A child’s death that did not matter
Wars, both open and covert, are killing children and non-participants every day all over the world; India is far from innocent of the toll that the second kind extracts. There is another kind of killing — the kind that erupts out of nowhere in the midst of peaceful civilian life for no apparent reason except perhaps petty personal or political rivalry, maybe poorly planned revenge shorn of any hint of humaneness or consideration for the destruction of innocent lives. It is this last kind that killed little Bibhash Ghosh on the day of Mahatma Gandhi’s birth anniversary. A blast from a bomb that is said to have fallen eight feet to the ground a little after nine in the morning fatally injured the boy who was talking with his mother on a street in Nagerbazar in Dum Dum, Calcutta. Together with his mother, 10 people were injured, two of them critically. The boy’s mother works as household help, while among the other wounded persons was an elderly physically challenged man and a fruit-seller sitting on the roadside with his wares.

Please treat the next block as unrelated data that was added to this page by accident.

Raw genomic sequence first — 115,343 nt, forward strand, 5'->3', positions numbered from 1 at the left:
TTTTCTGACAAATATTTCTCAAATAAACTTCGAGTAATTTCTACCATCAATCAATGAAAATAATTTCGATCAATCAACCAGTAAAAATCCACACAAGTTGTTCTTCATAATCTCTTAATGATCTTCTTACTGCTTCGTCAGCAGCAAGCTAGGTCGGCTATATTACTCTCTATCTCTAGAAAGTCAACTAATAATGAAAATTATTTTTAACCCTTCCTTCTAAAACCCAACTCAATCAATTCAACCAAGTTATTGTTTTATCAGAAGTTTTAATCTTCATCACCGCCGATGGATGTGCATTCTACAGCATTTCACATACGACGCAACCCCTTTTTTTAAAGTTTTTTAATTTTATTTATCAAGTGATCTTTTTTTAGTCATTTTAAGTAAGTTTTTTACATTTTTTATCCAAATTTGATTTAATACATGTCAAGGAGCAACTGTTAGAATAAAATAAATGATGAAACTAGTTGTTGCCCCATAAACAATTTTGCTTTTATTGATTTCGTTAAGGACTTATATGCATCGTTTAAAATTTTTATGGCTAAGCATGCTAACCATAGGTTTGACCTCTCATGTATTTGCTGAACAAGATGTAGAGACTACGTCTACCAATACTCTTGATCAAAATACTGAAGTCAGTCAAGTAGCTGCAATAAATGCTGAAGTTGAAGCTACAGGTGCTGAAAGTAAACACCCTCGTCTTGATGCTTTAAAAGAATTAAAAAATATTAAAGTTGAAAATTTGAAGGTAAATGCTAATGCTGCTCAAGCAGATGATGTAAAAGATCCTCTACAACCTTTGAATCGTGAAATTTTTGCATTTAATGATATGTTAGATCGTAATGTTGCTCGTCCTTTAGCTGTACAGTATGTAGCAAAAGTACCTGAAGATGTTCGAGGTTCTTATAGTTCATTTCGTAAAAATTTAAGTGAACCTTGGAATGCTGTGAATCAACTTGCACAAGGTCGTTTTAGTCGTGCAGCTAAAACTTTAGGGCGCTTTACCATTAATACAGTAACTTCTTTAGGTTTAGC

Does this death matter? Or these injuries? The chairman of the South Dum Dum municipality, whose office is housed in the building before which the bomb went off, believes he was the target. The Trinamul Congress and the Bharatiya Janata Party have immediately got into their favourite game of mutual accusation — did the BJP do this or is it TMC factionalism? Apparently, that is all that matters. The politicization of every aspect of Indian life has led to an obscene imbalance in priorities that helps gloss over the killing of some of the most vulnerable members of the population while obscuring the scale at which violence has become a part of everyday life. These are hardly worth comment. The indifference is underscored by the fact that the mobile forensic team was not asked to go to the spot till everything had been cleared away because nobody was present on a holiday to order the team to go there. Does this mean that the criminals will get away yet again?